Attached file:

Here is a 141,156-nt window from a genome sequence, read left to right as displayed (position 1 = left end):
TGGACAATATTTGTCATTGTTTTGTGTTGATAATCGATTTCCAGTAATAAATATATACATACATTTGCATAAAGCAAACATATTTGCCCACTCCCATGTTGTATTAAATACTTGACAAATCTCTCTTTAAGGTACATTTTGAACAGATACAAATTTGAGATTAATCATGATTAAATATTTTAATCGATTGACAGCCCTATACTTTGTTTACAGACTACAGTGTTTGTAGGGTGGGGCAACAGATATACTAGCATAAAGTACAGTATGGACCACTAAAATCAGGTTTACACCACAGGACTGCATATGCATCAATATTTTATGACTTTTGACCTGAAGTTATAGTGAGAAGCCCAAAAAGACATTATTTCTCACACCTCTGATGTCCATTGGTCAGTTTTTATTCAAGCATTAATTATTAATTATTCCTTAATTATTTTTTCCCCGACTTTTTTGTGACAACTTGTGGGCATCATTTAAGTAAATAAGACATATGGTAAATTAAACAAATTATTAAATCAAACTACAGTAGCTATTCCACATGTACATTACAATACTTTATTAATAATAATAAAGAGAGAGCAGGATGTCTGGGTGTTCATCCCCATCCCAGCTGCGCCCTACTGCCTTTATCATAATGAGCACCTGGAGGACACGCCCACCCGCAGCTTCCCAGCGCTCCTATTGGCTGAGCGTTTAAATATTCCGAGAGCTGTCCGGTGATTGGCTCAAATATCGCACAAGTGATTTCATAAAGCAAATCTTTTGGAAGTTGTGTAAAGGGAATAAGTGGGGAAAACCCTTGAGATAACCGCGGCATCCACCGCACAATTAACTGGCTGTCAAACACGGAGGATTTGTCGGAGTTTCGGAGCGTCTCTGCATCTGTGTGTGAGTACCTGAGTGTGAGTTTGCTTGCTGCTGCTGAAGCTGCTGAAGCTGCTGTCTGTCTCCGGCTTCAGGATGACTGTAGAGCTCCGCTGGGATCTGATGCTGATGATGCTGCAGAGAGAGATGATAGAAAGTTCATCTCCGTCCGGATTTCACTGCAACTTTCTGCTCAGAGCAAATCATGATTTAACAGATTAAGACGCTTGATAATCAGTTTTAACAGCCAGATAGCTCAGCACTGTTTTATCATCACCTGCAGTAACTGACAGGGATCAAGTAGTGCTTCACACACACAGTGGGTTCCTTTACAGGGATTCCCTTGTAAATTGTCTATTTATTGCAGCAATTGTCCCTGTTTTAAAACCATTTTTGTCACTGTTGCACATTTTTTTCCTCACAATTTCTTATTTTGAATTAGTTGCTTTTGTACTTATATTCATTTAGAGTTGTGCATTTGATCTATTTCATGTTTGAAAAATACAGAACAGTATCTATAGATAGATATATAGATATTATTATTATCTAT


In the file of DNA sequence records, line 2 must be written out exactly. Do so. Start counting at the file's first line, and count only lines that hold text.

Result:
TGGACAATATTTGTCATTGTTTTGTGTTGATAATCGATTTCCAGTAATAAATATATACATACATTTGCATAAAGCAAACATATTTGCCCACTCCCATGTTGTATTAAATACTTGACAAATCTCTCTTTAAGGTACATTTTGAACAGATACAAATTTGAGATTAATCATGATTAAATATTTTAATCGATTGACAGCCCTATACTTTGTTTACAGACTACAGTGTTTGTAGGGTGGGGCAACAGATATACTAGCATAAAGTACAGTATGGACCACTAAAATCAGGTTTACACCACAGGACTGCATATGCATCAATATTTTATGACTTTTGACCTGAAGTTATAGTGAGAAGCCCAAAAAGACATTATTTCTCACACCTCTGATGTCCATTGGTCAGTTTTTATTCAAGCATTAATTATTAATTATTCCTTAATTATTTTTTCCCCGACTTTTTTGTGACAACTTGTGGGCATCATTTAAGTAAATAAGACATATGGTAAATTAAACAAATTATTAAATCAAACTACAGTAGCTATTCCACATGTACATTACAATACTTTATTAATAATAATAAAGAGAGAGCAGGATGTCTGGGTGTTCATCCCCATCCCAGCTGCGCCCTACTGCCTTTATCATAATGAGCACCTGGAGGACACGCCCACCCGCAGCTTCCCAGCGCTCCTATTGGCTGAGCGTTTAAATATTCCGAGAGCTGTCCGGTGATTGGCTCAAATATCGCACAAGTGATTTCATAAAGCAAATCTTTTGGAAGTTGTGTAAAGGGAATAAGTGGGGAAAACCCTTGAGATAACCGCGGCATCCACCGCACAATTAACTGGCTGTCAAACACGGAGGATTTGTCGGAGTTTCGGAGCGTCTCTGCATCTGTGTGTGAGTACCTGAGTGTGAGTTTGCTTGCTGCTGCTGAAGCTGCTGAAGCTGCTGTCTGTCTCCGGCTTCAGGATGACTGTAGAGCTCCGCTGGGATCTGATGCTGATGATGCTGCAGAGAGAGATGATAGAAAGTTCATCTCCGTCCGGATTTCACTGCAACTTTCTGCTCAGAGCAAATCATGATTTAACAGATTAAGACGCTTGATAATCAGTTTTAACAGCCAGATAGCTCAGCACTGTTTTATCATCACCTGCAGTAACTGACAGGGATCAAGTAGTGCTTCACACACACAGTGGGTTCCTTTACAGGGATTCCCTTGTAAATTGTCTATTTATTGCAGCAATTGTCCCTGTTTTAAAACCATTTTTGTCACTGTTGCACATTTTTTTCCTCACAATTTCTTATTTTGAATTAGTTGCTTTTGTACTTATATTCATTTAGAGTTGTGCATTTGATCTATTTCATGTTTGAAAAATACAGAACAGTATCTATAGATAGATATATAGATATTATTATTATCTAT